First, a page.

A win-win for Darwin

What happens to the mind of the school child who each day dwells in the land of Charles Darwin, focused solely upon what becomes of matter and the ever-evolving elements of natural life, never asking how this stuff came to be in the first place?

Darwin’s own mind simply withdrew from that question, settling at last into an airy atheism. For him, the stuff of this universe was the only reality, thus the mind’s departure into metaphysics or religion but a wasteful diversion into nothing at all.

Hence, there is no point in telling the student about anything but matter and the course of its ever-evolving reality. There is simply no story to be told about the world’s coming to be. It just is, and that’s all that matters.

Tenth-grader Joe finds the details of evolution fascinating, as do most of us. It is quite easy to engage the mind, young or old, in the gorgeous reality of physical stuff. It’s fun. But, viewed as Darwin saw things, that fun is not endless. Like the butterfly, and even the redwood, we die.

That’s the only story young Joe is allowed to hear at P.S. 99. What, then, becomes of Joe’s capacity even to ask himself that nagging question that Darwin ducked: Did a non-existent physical world simply make itself out of nothing? Even to ask the question seems juvenile; from nothing comes what … ?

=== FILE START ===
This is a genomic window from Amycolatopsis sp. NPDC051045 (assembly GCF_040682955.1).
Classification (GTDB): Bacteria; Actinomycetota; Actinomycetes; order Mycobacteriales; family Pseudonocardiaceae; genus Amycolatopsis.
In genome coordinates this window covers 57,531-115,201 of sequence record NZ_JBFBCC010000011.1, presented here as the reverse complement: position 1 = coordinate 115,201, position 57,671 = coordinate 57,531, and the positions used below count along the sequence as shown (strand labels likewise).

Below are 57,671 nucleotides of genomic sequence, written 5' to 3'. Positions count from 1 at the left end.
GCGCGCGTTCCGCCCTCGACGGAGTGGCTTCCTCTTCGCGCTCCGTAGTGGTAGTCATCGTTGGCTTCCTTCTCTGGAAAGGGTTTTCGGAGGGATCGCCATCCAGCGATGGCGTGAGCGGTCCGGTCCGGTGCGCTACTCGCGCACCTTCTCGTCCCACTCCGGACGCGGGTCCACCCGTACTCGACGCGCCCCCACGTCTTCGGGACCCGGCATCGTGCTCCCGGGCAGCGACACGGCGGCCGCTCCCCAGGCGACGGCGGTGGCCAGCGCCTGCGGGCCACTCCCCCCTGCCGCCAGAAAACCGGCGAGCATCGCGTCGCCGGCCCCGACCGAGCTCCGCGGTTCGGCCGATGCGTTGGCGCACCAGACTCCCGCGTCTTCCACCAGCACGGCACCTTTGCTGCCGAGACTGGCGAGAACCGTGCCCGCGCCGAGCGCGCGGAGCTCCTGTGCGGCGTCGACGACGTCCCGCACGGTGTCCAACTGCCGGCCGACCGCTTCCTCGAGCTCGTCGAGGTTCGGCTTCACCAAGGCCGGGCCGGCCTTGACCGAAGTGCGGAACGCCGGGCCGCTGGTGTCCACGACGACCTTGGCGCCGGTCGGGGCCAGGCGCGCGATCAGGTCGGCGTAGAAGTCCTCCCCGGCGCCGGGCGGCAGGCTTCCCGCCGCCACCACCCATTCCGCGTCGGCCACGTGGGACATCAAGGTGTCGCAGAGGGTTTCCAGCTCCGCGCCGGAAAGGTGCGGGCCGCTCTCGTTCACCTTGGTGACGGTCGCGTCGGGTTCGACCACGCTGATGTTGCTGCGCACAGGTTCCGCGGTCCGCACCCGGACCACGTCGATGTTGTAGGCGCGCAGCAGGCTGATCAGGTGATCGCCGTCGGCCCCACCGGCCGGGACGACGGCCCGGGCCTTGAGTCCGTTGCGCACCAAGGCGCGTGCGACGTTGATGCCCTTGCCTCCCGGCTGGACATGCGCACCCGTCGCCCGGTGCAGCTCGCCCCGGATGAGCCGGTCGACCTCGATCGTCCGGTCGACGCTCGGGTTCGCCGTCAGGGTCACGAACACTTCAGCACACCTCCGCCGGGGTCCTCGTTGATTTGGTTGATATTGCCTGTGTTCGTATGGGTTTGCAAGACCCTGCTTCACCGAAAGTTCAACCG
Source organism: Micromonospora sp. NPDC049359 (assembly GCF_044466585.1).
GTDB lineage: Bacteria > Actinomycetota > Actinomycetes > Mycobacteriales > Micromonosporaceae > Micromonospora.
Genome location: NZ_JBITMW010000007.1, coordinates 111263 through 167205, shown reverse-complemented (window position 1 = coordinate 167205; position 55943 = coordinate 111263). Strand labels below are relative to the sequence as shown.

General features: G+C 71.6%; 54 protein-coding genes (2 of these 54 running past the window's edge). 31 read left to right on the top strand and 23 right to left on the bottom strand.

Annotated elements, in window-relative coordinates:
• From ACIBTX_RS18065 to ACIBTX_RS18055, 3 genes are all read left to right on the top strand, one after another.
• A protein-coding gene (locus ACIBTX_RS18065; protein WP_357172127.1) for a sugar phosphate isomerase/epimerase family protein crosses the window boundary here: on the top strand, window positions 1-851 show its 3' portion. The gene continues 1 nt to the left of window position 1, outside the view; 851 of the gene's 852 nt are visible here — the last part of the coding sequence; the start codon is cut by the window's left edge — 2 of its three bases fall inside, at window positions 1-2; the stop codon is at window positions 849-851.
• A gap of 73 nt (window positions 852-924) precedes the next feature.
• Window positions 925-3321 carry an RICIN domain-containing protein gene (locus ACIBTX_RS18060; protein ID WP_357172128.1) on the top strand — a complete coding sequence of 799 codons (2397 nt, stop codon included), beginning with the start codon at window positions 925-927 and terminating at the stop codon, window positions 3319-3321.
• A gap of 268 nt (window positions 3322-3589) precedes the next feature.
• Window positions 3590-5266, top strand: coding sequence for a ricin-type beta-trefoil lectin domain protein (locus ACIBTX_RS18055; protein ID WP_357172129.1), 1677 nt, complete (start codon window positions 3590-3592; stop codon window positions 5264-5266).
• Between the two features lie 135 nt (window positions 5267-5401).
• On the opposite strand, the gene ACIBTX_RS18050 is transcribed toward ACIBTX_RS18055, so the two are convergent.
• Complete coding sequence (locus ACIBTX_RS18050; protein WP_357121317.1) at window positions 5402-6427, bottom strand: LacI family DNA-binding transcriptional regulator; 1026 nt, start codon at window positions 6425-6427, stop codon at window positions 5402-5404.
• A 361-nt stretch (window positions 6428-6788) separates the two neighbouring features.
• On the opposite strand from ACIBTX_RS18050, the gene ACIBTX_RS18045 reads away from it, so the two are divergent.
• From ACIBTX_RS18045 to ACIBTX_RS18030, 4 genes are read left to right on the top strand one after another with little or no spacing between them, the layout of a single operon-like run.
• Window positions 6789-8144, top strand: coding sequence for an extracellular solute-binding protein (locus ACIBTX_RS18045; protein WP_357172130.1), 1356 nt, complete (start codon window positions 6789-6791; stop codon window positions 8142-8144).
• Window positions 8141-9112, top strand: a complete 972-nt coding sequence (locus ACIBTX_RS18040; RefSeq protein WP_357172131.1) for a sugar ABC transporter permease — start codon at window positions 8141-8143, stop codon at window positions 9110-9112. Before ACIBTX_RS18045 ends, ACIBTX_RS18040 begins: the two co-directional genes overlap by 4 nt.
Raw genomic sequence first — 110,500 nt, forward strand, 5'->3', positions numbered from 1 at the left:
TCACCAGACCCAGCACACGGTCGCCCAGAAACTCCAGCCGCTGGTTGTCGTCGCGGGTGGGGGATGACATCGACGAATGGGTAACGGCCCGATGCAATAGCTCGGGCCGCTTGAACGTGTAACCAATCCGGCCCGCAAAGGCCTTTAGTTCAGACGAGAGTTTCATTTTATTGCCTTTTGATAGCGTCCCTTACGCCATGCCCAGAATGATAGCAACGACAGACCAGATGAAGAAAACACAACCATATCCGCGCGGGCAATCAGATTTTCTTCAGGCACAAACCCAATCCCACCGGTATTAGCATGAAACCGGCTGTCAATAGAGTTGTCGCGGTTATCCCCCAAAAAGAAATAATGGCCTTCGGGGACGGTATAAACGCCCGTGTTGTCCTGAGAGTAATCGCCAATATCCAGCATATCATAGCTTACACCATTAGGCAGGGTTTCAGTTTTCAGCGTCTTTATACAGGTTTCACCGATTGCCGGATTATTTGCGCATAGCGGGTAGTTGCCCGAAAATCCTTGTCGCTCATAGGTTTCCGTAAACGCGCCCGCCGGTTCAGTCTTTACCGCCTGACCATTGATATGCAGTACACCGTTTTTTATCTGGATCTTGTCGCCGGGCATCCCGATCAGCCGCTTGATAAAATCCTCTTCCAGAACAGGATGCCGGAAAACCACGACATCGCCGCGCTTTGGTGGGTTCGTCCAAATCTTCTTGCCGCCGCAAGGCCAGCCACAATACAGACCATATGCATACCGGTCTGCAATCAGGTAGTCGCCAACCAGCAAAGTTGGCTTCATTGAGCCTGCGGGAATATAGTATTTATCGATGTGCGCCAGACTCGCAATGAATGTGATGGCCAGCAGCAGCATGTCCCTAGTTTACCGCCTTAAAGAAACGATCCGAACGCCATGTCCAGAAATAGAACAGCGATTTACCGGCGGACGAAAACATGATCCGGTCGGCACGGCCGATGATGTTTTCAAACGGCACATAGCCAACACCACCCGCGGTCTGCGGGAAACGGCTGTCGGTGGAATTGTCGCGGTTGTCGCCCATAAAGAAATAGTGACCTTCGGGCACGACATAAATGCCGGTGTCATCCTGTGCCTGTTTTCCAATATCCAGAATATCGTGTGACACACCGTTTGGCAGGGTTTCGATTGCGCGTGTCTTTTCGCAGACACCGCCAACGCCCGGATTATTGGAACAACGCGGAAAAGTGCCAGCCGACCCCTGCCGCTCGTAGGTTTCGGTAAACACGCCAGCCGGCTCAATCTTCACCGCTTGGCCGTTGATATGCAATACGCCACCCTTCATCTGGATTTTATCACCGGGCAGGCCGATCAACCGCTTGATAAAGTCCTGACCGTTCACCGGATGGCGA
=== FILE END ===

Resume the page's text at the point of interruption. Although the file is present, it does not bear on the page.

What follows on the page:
But, back to school. What is the effect upon young Joe of this classic shunning of the greatest of all questions?

My own observation of its probably lasing influence on the learner is drawn from daily discourse with mostly adult human beings. They are generally lovable, but seem too frequently out of touch with, and incoherent on, the question of all questions. Most are obviously uncomfortable at its emergence in the occasional but unavoidable exchange that implicates the “meaning of life” – and whether there is one.

In my own experience, this verbal inefficacy becomes most evident in expressions of shared grief at the death of a loved one. The genuinely caring friend can find himself “so sorry,” but from there on, has difficulty in finding words of hope beyond the assurance that “she will be remembered” or “she was so kind and good.” Many warm-hearted and generous mourners seem uneducated in the language of hope – of faith, and of love.

This near incoherence on the occasion of death is replicated in many another context that hints at the transcendental. Politics is a rich example. Religious belief or the lack (or feigning) of it is always a matter of public interest, but the discourse on that issue is too often juvenile. The typical American mind and the media that serve it seem to find simple discourse about God/no God an effort.

Where does this stammering of ours about the transcendental have its genesis? What is it about the divine that strikes so may of us dumb? Its sources are complex, and its subsequent history even more so.

Paradoxically, it began in the 19th century as an intended protection of American culture from false religion and the imposition of a monopoly for true belief in the classrooms of the new public system, compulsory for un-monied immigrant families. This religious behemoth was, of course, fated to fall prey to its very opposite as the new “realists” of the secular elite gained control.

The Supreme Court, in due course, made the exclusion of God from the curriculum a matter of civic faith. For good or ill, the narrowing of young Joe’s vision and ventilation was a simple sequitur.